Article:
Fountain Pen Restoration

Esterbrook Pastels

This week’s restoration is and Esterbrook Pastel “Purse” pen from the mid 1950s.  It is amazing how many fountain pen collectors have started their collections with Esterbrooks, but it makes sense.  They are plentiful (especially the earlier J, SJ, and LJ models in the basic colors) and relatively reasonable in price, and quite easy to restore.  The interchangeable nibs also make them attractive.  As common as they are, it is somewhat amazing, and embarrassing that I have only discussed them in one previous post out of over 150.  The pen that I worked on this week is specifically an Aloha Gold Purse Pen from sometime around 1957.  These pastel pens are much more difficult to find, especially in good condition.

Below is a photo of the pen after I took it apart.  Be especially careful when taking these pens apart as the plastic used in the pastel series of pens is much less sturdy than the standard Esterbrook  pen.  It tends to be quite brittle and prone to cracking.

Fortunately, this pen came apart fairly quickly and without incident.  You can see that the nib is barely stained and the threads are moderately inked.  So the repair consisted of gentle cleaning an polishing.  The lever and internal jbar are in perfect working order and there is no reason to replace them.  I am not certain of the nib is original.  Most of these that I have seen carry a lower level 1551 type nib.  This one had a 9556, which is a nice fine nib.


Here is the pen after polishing and replacement of the section into the barrel and screwing in the nib unit.


These pastel pens are smaller than the SJ model and measure 4 3/8 inches closed and 5 1/4 inches posted.


Here is the Aloha Gold pen between two slightly earlier models (Aqua and Pink).  The earlier pastels purse pens had black jewels.  Later colors were brighter and often had more colorful jewels (as this aloha gold model has yellow jewels)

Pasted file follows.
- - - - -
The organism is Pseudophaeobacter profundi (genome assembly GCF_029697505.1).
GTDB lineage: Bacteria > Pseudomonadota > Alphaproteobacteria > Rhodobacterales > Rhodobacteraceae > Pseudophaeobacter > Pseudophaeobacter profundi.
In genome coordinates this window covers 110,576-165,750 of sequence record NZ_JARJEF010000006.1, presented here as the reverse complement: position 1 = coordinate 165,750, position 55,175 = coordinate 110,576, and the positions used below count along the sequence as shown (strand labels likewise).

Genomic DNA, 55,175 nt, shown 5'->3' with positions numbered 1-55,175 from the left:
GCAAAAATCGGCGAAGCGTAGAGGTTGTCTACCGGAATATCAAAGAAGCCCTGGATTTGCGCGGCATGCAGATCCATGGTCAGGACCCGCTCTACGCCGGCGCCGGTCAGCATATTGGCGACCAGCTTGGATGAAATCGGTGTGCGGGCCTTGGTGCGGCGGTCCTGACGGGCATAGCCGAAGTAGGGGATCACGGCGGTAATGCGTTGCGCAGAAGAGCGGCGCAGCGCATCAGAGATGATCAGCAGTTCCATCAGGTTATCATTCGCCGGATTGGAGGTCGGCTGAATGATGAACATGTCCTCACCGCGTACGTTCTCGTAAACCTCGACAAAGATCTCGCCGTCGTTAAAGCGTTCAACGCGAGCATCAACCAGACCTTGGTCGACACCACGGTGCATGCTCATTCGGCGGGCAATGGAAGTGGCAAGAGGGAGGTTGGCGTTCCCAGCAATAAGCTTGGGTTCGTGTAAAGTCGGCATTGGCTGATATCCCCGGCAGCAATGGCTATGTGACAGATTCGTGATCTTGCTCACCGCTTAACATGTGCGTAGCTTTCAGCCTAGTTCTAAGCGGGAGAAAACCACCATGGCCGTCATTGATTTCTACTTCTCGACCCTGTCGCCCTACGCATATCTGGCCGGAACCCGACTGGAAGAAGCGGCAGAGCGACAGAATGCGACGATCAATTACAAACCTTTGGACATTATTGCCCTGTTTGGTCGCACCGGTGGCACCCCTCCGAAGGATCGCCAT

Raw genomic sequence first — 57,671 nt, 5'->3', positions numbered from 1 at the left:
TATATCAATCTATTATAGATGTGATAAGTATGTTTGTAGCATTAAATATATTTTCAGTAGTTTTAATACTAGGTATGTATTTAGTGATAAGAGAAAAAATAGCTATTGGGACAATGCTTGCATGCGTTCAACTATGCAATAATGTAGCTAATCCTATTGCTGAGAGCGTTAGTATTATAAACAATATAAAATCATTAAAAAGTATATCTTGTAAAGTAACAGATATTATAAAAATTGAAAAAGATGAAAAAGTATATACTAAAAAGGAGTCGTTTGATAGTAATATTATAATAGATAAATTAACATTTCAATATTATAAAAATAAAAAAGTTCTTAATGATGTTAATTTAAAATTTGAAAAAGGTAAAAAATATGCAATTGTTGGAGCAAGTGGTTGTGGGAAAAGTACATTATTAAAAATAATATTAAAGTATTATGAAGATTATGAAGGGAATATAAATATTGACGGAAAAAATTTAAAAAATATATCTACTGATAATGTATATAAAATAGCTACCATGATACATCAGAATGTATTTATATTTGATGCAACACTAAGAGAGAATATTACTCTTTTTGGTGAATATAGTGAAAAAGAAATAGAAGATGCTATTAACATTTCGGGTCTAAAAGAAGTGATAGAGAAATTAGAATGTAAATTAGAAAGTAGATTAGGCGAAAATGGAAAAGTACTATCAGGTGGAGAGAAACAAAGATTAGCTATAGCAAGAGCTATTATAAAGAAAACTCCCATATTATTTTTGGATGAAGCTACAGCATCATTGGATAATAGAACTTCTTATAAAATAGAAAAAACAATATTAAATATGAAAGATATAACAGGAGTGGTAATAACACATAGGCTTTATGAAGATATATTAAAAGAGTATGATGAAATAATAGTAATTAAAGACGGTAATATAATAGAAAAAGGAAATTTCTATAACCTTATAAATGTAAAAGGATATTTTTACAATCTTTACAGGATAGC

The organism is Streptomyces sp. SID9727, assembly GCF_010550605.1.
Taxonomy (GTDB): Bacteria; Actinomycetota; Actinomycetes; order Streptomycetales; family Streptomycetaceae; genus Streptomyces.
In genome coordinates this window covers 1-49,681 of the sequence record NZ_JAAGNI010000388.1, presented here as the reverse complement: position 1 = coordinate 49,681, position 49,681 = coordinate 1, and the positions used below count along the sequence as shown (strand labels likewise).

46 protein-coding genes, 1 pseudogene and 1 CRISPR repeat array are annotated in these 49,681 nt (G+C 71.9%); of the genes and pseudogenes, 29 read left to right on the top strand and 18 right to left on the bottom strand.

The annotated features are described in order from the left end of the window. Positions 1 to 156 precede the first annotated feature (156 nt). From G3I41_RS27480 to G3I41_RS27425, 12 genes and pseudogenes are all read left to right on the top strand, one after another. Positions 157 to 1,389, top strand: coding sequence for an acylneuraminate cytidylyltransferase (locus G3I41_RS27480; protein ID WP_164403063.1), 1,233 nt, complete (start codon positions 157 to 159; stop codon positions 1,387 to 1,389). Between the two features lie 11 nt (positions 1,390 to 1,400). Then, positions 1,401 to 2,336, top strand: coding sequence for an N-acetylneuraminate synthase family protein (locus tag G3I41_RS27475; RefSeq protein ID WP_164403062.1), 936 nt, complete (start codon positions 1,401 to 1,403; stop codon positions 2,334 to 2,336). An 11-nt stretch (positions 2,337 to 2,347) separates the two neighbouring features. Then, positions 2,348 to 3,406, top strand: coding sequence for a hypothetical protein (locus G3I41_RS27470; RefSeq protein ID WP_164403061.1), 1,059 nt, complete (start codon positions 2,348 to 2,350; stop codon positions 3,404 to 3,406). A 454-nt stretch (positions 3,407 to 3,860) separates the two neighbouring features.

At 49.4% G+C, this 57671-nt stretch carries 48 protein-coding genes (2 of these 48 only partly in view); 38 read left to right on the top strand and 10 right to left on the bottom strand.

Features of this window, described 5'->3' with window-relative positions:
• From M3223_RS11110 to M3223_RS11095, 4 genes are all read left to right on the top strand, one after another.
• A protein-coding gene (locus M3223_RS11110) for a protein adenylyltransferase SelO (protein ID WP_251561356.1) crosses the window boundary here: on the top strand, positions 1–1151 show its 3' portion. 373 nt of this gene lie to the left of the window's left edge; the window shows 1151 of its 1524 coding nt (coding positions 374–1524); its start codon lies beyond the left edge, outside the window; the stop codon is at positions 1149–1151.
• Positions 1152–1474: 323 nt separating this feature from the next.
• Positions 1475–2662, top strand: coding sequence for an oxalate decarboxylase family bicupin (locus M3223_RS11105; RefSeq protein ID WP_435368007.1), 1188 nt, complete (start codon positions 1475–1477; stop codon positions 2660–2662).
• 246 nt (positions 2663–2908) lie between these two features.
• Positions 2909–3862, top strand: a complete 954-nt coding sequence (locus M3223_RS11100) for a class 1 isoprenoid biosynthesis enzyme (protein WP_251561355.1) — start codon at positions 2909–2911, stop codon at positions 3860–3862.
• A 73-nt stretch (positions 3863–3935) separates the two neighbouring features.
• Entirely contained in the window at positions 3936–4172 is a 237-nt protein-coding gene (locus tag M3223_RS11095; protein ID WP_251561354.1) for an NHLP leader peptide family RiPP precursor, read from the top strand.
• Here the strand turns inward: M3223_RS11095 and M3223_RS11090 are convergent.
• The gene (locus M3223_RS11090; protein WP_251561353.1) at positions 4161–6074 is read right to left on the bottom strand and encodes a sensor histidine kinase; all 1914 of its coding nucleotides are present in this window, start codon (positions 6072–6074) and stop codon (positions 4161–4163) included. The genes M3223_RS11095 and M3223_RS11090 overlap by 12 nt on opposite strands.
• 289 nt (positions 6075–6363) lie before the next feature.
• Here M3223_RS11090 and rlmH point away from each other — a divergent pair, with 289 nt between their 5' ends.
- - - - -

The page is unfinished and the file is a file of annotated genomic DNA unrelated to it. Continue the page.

I have a couple of Esterbrook advertisements that have photos of pastel purse pens.  The first one, from late 1954 shows a yellow, earlier purse pen with plain black jewels.


This second advertisement, from 1955, shows an aqua set, in a nice Petite-Pak in a “findable” case.  These cases are highly collectible and are a nice addition to any collection if found in clean condition and matching the pen and pencil.


Esterbrook collectors have a wide array of choices of styles and colors to collect.  For additional information, I would recommend the following resources ~

The Fountain Pens of Esterbrook, by Paul Hoban (1992)


and an excellent website, founded and maintained by an Esterbrook expert ~  Both of these resources assisted me in this article.


July 5, 2011 - Posted by | Esterbrook | ,


  1. Are any of the 1955 Esterbrooks you featured available for sale? This is first time here on your website and I wasn’t certain from the post whether they are or not.

    Jeanne Ketterer

    Comment by Jeanne Ketterer | July 15, 2011 | Reply

  2. this i know is probably not the right place – but can you sell me a gold arrow for a parker 61 ?

    Comment by colum4343 | July 26, 2011 | Reply

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